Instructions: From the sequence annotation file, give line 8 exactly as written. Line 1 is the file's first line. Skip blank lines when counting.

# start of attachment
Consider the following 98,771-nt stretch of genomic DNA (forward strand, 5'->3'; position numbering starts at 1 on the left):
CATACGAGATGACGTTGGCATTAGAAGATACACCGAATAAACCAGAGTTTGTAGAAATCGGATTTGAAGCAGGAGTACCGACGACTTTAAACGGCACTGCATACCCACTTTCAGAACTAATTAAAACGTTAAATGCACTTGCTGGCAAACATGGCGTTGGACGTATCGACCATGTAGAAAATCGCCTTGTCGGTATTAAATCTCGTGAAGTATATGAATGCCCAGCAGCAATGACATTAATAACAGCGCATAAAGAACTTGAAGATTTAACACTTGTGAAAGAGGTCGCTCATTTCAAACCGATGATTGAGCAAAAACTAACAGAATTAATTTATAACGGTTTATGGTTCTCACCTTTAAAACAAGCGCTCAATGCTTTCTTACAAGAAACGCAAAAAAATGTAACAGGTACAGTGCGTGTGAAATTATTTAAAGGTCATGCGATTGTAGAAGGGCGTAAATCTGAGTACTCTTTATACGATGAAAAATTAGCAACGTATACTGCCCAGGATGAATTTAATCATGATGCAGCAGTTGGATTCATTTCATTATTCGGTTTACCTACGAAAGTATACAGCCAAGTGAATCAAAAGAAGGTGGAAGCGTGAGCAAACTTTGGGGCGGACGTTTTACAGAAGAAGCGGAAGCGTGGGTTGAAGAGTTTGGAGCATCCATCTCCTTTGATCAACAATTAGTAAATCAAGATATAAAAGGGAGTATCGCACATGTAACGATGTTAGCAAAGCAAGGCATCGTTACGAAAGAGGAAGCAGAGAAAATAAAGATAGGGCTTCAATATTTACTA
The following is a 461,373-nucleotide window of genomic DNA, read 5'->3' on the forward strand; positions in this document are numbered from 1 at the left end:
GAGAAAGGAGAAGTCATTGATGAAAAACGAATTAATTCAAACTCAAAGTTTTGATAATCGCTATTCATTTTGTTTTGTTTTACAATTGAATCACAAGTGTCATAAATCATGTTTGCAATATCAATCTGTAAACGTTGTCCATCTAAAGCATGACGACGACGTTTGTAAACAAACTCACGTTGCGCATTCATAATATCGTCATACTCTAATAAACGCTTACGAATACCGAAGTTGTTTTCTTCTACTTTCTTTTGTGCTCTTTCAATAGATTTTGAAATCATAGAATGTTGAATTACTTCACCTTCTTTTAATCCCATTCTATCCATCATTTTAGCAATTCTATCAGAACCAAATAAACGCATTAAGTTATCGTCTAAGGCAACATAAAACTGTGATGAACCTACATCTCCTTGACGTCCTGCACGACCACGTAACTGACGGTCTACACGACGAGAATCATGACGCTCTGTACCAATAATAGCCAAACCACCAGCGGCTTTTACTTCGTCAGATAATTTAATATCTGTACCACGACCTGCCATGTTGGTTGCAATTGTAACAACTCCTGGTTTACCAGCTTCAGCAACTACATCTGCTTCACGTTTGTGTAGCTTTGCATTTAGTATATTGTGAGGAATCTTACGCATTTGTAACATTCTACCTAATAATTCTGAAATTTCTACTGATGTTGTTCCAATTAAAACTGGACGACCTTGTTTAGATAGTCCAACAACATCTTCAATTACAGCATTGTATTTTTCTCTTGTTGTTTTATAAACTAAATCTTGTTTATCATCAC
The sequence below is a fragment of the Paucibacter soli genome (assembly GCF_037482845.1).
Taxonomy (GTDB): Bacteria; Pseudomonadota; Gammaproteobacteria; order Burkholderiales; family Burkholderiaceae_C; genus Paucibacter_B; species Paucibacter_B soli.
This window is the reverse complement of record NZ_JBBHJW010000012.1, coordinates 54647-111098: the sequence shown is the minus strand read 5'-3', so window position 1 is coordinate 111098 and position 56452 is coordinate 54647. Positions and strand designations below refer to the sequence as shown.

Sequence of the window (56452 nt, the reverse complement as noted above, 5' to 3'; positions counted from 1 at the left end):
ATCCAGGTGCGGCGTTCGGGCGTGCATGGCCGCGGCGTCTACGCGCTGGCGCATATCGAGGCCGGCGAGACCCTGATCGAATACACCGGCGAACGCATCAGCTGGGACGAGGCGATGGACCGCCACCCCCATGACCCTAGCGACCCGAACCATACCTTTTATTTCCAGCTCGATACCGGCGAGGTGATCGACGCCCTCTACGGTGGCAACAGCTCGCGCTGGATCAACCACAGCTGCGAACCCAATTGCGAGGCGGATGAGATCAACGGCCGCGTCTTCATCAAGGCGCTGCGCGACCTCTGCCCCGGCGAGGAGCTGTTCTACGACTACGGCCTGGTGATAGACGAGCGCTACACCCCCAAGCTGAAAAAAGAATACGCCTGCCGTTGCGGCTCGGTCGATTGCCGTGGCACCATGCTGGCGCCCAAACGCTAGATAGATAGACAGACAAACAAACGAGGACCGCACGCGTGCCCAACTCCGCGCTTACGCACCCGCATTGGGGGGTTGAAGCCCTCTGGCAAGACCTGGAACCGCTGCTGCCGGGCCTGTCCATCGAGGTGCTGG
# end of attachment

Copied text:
Sequence of the window (56452 nt, the reverse complement as noted above, 5' to 3'; positions counted from 1 at the left end):